The American Revolution, in all its glory, intrigue, and drama has indeed spawned legends and heroic truths about many famous people, places, and military units. The 1st Rhode Island Regiment has gone down in history as a valiant unit composed entirely of black soldiers who valiantly fought for America’s independence. Our history books talk about how the fledgling Continental Army was drilled and cleaned up at Valley Forge. We read of John Paul Jones of The Continental Navy who was a mastermind of naval warfare.
Yet, throughout all those history books and narratives, one group is left out. One group who, in the more modern day, has been known for its heroics and bravery and its extreme spirit. This group is of course the United States Marine Corps, which at the time was appropriately called: The Continental Marines. It is the intention of this article to introduce the reader to the true heroics demonstrated by The Continental Marines during the revolution and to show the contribution they made to American Liberty. It is this article's intention to tell the story of the birth of the leathernecks!
The famous early American author James Fenimore Cooper was once quoted as saying: "At no period of the naval history of the world, is it probable that Marines were more important than during the war of the Revolution."1 He was very much correct in his statement. When war broke out in 1775 and 1776, the new nation had no real Navy to speak of. Their total national fleet consisted of 8 small ships against 270 British men of war. The Continental Congress realized that they needed some sort of sea force. So, when they commissioned a Navy they also, on November 10, 1775 to be exact, commissioned a Continental Marine Corps.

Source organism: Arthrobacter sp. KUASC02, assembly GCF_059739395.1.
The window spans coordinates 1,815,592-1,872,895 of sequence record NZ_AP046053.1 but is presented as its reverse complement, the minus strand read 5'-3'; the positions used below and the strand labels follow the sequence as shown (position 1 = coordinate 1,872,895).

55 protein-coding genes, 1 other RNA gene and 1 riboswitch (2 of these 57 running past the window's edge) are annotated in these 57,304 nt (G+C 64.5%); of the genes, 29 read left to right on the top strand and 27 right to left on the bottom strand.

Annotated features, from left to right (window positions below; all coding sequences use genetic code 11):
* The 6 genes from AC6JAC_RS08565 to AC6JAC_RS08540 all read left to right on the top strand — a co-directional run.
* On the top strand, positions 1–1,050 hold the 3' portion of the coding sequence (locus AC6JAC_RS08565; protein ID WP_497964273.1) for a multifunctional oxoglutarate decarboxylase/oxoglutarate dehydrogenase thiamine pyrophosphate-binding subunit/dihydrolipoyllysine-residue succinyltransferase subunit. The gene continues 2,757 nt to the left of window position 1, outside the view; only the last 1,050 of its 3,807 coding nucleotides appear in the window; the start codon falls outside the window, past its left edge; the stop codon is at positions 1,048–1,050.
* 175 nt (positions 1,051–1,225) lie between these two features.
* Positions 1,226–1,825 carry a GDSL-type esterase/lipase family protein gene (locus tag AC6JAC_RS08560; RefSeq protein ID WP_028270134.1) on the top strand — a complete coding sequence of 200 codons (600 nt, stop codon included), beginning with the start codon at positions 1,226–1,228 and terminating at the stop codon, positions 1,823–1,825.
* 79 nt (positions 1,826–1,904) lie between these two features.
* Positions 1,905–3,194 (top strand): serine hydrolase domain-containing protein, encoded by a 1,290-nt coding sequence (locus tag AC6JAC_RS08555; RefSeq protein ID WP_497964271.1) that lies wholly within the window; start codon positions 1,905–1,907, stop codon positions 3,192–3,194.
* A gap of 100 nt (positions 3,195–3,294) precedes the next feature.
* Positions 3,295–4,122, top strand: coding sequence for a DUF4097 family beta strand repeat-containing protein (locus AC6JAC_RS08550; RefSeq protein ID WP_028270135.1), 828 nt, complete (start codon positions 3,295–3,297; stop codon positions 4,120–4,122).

The reader may ask why a Marine Corps was necessary. What exactly did they do? Whatever was required of them is the short answer. In more precise terms they had a few main goals. First, they acted as the Captain's defender. They made sure that the Captain's orders were obeyed by the sailors and they also enforced discipline should one sailor get out of hand. In addition they were also trained as infantry. If the Captain needed men to go ashore, the marines would be the first to go. These landings would usually consist of raids and reconnaissance. Finally, the marines defended the ship when attacked. They protected the Captain, aided in the loading and firing of the guns, and also went to the top of the ship to lay down suppressing musket fire on the enemy ship. They could also be called to serve exclusively on land if need be. This was essentially what the marines did. Due to their role aboard ship they can be credited with the ability to do a wide arrange of tasks. A trait not many other units had.